Meet the Sheroe Leading NAHJ's Media Diversity Efforts

Publishable article by Richard Leiby courtesy BIPOCXChange


National Association of Hispanic Journalists president Yvette Cabrera is inspiring when she outlines some of the things her organization has achieved in recent years – for example, the new Adelante Academy, just off its inaugural run and gearing up for another round.

“It’s a Latina leadership program to develop leaders within the newsroom,” she says. “Just because you may be a good editor doesn’t mean you're necessarily a good manager.”

What makes news such as this as shared by Cabrera, especially inspiring is that the leader of the 40-year-old, 3,600-member organization has a backstory of deep personal understanding of the many uphill battles that have faced Hispanics.

View MMCA 2024 Sheroes in Media Awards acceptance speech

She starts with her parents: “They came with nothing to the United States,” Ms. Cabrera says. “Not even speaking the language. And my dad was a gardener. My mom cleaned homes. 

“And my mom was like one of those moms who gave us tough love. And whenever we would complain, my mom would say, ‘You need to go to college. So you can have a better life.’”

On that score, Cabrera has done pretty well: An accomplished environmental reporter with a keen eye for considering the relationship between economic and environmental marginalization, she’s held a prestigious Rockefeller Foundation Bellagio Residents Fellowship, just picked up a National Academy of Sciences award, has helped stand up the journalist-of-color Uproot Project, and currently works at the Center for Public Integrity.

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In one sense, journalism has always been part of her life, starting with her childhood,  with her father, later in college and early in her career. 

“I remember growing up watching him read the paper,” she recalls of her father. “He was a faithful watcher of Univision that was coming out of LA, that we would get here in Santa Barbara, growing up.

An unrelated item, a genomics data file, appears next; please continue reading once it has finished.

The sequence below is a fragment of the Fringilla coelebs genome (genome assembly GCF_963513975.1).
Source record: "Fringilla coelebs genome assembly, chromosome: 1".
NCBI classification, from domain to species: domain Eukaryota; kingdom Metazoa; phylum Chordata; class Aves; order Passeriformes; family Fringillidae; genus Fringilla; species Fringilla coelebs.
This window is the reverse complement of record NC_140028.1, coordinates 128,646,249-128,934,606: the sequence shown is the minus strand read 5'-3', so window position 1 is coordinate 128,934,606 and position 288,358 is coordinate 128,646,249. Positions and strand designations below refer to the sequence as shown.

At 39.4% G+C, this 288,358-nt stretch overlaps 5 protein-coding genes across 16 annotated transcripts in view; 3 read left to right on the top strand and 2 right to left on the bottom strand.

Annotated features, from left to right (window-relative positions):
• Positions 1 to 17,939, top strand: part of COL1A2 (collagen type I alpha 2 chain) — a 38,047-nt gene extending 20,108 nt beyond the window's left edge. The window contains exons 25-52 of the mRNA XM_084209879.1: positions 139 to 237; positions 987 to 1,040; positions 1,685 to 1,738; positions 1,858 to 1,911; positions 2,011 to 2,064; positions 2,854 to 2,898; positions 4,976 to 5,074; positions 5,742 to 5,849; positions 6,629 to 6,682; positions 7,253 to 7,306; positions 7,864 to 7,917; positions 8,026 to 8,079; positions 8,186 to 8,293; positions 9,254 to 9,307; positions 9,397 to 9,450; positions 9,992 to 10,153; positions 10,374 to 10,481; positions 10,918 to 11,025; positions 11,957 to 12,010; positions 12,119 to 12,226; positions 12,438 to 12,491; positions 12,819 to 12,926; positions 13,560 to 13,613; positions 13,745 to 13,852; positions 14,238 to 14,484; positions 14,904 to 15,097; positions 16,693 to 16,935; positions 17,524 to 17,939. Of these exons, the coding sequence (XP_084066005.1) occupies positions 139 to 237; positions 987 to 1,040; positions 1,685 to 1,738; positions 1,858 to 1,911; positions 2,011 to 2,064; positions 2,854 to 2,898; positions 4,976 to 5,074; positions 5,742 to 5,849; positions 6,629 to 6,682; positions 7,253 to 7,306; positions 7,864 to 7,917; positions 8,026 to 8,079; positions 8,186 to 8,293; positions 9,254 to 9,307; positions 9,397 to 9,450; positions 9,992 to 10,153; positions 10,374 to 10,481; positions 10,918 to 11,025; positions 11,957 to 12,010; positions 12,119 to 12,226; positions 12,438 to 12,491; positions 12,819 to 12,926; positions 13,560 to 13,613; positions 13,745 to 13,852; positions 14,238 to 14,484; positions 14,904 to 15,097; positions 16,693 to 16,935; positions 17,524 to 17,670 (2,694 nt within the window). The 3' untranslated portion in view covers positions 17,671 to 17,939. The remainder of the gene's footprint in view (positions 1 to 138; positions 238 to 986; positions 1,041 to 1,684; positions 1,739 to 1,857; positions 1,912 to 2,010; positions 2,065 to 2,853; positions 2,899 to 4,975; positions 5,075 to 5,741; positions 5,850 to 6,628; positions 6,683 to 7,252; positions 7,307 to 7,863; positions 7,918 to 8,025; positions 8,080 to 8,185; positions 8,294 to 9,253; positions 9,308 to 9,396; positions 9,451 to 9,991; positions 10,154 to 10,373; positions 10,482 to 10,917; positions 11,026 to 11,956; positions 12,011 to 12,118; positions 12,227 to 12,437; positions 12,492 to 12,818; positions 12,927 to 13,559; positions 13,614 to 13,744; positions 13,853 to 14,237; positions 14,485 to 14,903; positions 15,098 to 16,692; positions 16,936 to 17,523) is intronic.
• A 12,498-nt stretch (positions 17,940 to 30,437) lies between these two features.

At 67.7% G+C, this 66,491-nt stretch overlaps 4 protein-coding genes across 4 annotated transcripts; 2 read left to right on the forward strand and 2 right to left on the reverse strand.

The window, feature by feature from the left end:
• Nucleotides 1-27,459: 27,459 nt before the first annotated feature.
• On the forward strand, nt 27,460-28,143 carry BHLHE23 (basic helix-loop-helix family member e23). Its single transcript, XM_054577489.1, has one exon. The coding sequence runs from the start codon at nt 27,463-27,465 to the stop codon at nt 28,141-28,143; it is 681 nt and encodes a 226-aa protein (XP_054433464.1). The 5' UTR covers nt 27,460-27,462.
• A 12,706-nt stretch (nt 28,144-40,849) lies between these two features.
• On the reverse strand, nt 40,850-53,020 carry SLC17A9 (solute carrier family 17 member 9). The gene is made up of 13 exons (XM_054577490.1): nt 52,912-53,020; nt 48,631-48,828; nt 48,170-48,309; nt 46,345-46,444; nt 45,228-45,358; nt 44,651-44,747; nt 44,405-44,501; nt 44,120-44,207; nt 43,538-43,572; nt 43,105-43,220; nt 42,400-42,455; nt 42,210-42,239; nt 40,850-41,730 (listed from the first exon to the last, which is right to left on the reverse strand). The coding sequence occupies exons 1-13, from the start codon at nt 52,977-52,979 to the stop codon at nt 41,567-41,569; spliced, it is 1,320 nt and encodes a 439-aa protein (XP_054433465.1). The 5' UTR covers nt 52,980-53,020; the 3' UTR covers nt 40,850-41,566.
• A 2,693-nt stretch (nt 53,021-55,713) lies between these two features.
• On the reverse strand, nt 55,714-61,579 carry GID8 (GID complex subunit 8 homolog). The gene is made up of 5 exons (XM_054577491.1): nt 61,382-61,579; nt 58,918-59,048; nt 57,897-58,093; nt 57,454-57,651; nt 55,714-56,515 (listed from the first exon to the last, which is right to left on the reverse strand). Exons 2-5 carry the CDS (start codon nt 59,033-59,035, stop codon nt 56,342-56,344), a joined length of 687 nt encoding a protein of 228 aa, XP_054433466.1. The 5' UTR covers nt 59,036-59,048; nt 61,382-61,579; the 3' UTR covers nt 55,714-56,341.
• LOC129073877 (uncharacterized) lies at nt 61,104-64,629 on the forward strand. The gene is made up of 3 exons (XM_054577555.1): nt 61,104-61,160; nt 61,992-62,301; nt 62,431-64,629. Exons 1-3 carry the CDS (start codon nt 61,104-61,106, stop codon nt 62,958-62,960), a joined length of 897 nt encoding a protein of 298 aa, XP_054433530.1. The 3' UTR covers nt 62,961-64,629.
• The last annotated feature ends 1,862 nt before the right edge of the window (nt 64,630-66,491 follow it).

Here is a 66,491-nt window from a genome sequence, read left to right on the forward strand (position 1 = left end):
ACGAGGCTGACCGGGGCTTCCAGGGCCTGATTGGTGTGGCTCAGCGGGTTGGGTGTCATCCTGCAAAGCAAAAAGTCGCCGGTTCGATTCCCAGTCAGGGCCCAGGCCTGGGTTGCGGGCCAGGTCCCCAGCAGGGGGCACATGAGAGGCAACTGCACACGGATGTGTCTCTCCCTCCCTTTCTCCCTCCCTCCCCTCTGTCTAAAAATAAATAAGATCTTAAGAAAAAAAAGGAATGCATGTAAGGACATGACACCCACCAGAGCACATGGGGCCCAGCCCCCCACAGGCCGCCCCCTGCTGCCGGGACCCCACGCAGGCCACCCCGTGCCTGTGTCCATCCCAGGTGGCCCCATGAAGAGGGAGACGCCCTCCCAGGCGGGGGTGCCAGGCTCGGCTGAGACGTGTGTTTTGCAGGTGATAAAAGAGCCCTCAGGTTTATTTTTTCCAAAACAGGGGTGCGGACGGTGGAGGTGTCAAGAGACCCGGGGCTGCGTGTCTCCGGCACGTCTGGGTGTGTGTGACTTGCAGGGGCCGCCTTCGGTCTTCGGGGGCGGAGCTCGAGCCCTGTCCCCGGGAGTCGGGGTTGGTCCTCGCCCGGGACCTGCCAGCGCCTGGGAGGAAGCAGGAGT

“And I remember he would read the Santa Barbara News-Press in English because he was trying to learn English at the time, and so he was an example. He was also a great storyteller, and I always credit him with inspiring the storyteller in me. Because he was. He shared the story of what it was like for him, growing up in Mexico, through these stories that he would tell us in the car.”

View MMCA 2024 Sheroes in Media Award Interview Clip (Photo credit MMCA)

As an undergraduate at Los Angeles’ Occidental College, a story she submitted to the college paper profiling the college’s cafeteria workers – including a Honduran migrant sending his wages home – was well-received by her newsroom and readers alike, and the sense of journalism as a service profession spoke to her. She received a scholarship from the California Chicano News Media Association, which she considered  a “message that this group of professional journalists, Latino journalists, believed in me, believed I could do it.”

Ever since, she hasn’t stopped returning the favor – by active leadership and advocacy work: “One of the things I say about diversity, that it’s not just about race and ethnicity, that it’s about supporting people from different socioeconomic backgrounds. It’s about gender. It’s about geography. You know, making sure that we have people that have grown up in these neighborhoods.

“I worked for a long time in the city of Santana, which is highly immigrant working-class. People whose stories have been misconstrued by outsiders,” she says. “And being able to myself, having grown up the daughter of immigrants, working class, we understood the sacrifices that had to be made to survive.

“And so I approach my journalism in that way and look for people that have that same understanding that may not have graduated from Columbia journalism school, but have that grit to survive, but also the empathy and compassion. And so they know how to connect with these communities. That's really where I think we, as an industry, can look for solutions to survive.”








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